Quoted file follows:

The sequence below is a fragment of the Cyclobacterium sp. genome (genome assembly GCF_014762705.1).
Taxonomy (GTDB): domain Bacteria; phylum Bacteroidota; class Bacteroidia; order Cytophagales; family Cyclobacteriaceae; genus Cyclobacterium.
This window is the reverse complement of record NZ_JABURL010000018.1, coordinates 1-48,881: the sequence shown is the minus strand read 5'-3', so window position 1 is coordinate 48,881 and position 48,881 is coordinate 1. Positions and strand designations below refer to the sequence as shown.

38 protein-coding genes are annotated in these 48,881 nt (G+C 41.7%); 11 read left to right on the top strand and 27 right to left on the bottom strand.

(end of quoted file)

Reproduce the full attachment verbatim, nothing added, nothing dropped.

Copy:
The sequence below is a fragment of the Cyclobacterium sp. genome (genome assembly GCF_014762705.1).
Taxonomy (GTDB): domain Bacteria; phylum Bacteroidota; class Bacteroidia; order Cytophagales; family Cyclobacteriaceae; genus Cyclobacterium.
This window is the reverse complement of record NZ_JABURL010000018.1, coordinates 1-48,881: the sequence shown is the minus strand read 5'-3', so window position 1 is coordinate 48,881 and position 48,881 is coordinate 1. Positions and strand designations below refer to the sequence as shown.

38 protein-coding genes are annotated in these 48,881 nt (G+C 41.7%); 11 read left to right on the top strand and 27 right to left on the bottom strand.